A Brutally Honest Critique



Recently, the National Shakespeare Company performed a rendition of

William



Shakespeare's The taming of the Shrew. The play was humorous and allowed

for easy



interpretation. The comic tone of the play made it a even easier to

follow and all the more fun to



watch.



The play incorporates a variety of literary elements, which the Company

did a superb job



defining for the audience during the performance. The play is set in

Padau, Italy where



Luciento, a young gentleman, finds himself heart sick for a young lady

named Bianca. Bianca



has an older sister Kate, who is quite the ill tempered one. Their

father Baptista insists that Kate,

the older daughter, must be married off before he will allow Bianca to

find a suitor. Petruchio, a



gentleman from Verona, arrives in search of both a wife and wealth and

decides that Kate's



wealth is an even trade off for her rash ways. Comedy manifests itself

in the developing plot as



Petruchio attempts to "tame" Kate while Luciento, his servant and

another of suitor of Bianca



dress in disguises and attempt to win over Bianca's heart and her

fathers financial interests.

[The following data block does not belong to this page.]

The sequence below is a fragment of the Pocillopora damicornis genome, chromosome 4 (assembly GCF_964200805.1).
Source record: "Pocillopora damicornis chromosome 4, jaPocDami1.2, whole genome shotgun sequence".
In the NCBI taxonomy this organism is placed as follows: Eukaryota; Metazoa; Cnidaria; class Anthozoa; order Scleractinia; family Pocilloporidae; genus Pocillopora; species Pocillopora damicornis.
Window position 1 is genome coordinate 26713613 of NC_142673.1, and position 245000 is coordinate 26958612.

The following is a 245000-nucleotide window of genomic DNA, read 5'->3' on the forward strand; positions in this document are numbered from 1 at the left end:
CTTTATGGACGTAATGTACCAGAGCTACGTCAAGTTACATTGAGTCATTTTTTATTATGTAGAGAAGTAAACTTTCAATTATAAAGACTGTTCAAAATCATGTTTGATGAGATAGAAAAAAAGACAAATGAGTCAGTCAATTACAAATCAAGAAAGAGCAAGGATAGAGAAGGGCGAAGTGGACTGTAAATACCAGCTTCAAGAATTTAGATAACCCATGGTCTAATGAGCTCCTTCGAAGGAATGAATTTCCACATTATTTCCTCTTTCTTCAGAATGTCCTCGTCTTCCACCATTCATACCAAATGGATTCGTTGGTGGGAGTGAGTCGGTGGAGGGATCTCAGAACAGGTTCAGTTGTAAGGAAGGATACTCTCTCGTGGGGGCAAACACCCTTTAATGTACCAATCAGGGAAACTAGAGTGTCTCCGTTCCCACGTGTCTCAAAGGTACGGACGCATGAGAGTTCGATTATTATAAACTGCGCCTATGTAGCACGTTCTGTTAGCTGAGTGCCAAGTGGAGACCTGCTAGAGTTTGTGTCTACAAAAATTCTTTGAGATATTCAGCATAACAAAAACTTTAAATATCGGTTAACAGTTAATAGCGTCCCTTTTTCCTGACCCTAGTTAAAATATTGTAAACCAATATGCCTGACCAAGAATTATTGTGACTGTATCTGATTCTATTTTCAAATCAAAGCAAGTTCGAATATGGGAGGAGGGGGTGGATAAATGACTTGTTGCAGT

Clearly the play was well rehearsed and National Shakespeare Company

deserves credit



for their performance. Kate, played by Tracie Merrill, did a

particularly outstanding job.



Her enunciation and honed acting skills truly made the play worth

watching. In addition,



Petruchio played by Erik Singer, did an especially good job. His wit

and charisma



contrasted Kate's character well and really pulled the audience into the

performance.



In general, all of the characters seemed well cast and the use of props

was satisfactory.



Overall the play was a good performance. The use of literary

techniques is evident



through an examination of the play. It is clear that plot, theme and

characters provided the



action and the props provided the setting, combining in the deliverance

of a great Shakespearean